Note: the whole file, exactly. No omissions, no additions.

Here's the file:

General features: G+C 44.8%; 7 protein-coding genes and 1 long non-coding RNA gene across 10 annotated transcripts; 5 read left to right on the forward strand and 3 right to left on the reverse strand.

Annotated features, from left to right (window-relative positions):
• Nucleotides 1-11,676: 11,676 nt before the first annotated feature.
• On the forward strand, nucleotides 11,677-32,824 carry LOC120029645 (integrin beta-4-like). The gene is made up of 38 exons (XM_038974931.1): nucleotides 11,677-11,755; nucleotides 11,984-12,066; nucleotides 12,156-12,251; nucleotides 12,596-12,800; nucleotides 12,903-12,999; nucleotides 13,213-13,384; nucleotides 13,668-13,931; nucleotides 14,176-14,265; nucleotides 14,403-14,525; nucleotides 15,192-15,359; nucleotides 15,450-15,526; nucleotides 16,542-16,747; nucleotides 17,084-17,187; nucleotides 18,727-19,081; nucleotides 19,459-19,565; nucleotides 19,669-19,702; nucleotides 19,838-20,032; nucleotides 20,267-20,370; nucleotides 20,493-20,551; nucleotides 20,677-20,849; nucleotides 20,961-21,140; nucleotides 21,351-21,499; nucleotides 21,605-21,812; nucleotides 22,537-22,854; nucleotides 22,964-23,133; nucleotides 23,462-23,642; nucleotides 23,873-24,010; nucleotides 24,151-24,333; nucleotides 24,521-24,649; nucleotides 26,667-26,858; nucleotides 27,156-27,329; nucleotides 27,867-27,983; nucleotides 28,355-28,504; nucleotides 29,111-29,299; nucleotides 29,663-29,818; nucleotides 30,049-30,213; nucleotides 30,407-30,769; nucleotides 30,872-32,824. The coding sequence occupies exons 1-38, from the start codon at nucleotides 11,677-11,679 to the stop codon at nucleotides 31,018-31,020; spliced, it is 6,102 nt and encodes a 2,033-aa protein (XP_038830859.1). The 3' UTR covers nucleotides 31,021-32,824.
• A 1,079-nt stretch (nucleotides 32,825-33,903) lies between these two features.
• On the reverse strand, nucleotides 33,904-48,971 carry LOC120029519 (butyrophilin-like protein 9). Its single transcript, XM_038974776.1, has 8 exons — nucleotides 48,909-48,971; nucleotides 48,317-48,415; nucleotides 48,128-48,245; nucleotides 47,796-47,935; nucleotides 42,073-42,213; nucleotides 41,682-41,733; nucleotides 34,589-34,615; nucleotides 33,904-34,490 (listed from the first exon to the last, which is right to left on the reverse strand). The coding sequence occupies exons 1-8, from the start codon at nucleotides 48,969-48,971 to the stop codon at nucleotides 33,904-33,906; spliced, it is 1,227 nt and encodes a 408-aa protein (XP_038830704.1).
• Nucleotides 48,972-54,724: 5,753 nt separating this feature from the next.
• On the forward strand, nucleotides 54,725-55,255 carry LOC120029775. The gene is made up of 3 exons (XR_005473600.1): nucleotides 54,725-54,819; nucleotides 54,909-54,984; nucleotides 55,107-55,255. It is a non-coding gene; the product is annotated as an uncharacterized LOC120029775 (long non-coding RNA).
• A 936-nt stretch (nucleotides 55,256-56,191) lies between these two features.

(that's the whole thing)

General features: G+C 44.8%; 7 protein-coding genes and 1 long non-coding RNA gene across 10 annotated transcripts; 5 read left to right on the forward strand and 3 right to left on the reverse strand.

Annotated features, from left to right (window-relative positions):
• Nucleotides 1-11,676: 11,676 nt before the first annotated feature.
• On the forward strand, nucleotides 11,677-32,824 carry LOC120029645 (integrin beta-4-like). The gene is made up of 38 exons (XM_038974931.1): nucleotides 11,677-11,755; nucleotides 11,984-12,066; nucleotides 12,156-12,251; nucleotides 12,596-12,800; nucleotides 12,903-12,999; nucleotides 13,213-13,384; nucleotides 13,668-13,931; nucleotides 14,176-14,265; nucleotides 14,403-14,525; nucleotides 15,192-15,359; nucleotides 15,450-15,526; nucleotides 16,542-16,747; nucleotides 17,084-17,187; nucleotides 18,727-19,081; nucleotides 19,459-19,565; nucleotides 19,669-19,702; nucleotides 19,838-20,032; nucleotides 20,267-20,370; nucleotides 20,493-20,551; nucleotides 20,677-20,849; nucleotides 20,961-21,140; nucleotides 21,351-21,499; nucleotides 21,605-21,812; nucleotides 22,537-22,854; nucleotides 22,964-23,133; nucleotides 23,462-23,642; nucleotides 23,873-24,010; nucleotides 24,151-24,333; nucleotides 24,521-24,649; nucleotides 26,667-26,858; nucleotides 27,156-27,329; nucleotides 27,867-27,983; nucleotides 28,355-28,504; nucleotides 29,111-29,299; nucleotides 29,663-29,818; nucleotides 30,049-30,213; nucleotides 30,407-30,769; nucleotides 30,872-32,824. The coding sequence occupies exons 1-38, from the start codon at nucleotides 11,677-11,679 to the stop codon at nucleotides 31,018-31,020; spliced, it is 6,102 nt and encodes a 2,033-aa protein (XP_038830859.1). The 3' UTR covers nucleotides 31,021-32,824.
• A 1,079-nt stretch (nucleotides 32,825-33,903) lies between these two features.
• On the reverse strand, nucleotides 33,904-48,971 carry LOC120029519 (butyrophilin-like protein 9). Its single transcript, XM_038974776.1, has 8 exons — nucleotides 48,909-48,971; nucleotides 48,317-48,415; nucleotides 48,128-48,245; nucleotides 47,796-47,935; nucleotides 42,073-42,213; nucleotides 41,682-41,733; nucleotides 34,589-34,615; nucleotides 33,904-34,490 (listed from the first exon to the last, which is right to left on the reverse strand). The coding sequence occupies exons 1-8, from the start codon at nucleotides 48,969-48,971 to the stop codon at nucleotides 33,904-33,906; spliced, it is 1,227 nt and encodes a 408-aa protein (XP_038830704.1).
• Nucleotides 48,972-54,724: 5,753 nt separating this feature from the next.
• On the forward strand, nucleotides 54,725-55,255 carry LOC120029775. The gene is made up of 3 exons (XR_005473600.1): nucleotides 54,725-54,819; nucleotides 54,909-54,984; nucleotides 55,107-55,255. It is a non-coding gene; the product is annotated as an uncharacterized LOC120029775 (long non-coding RNA).
• A 936-nt stretch (nucleotides 55,256-56,191) lies between these two features.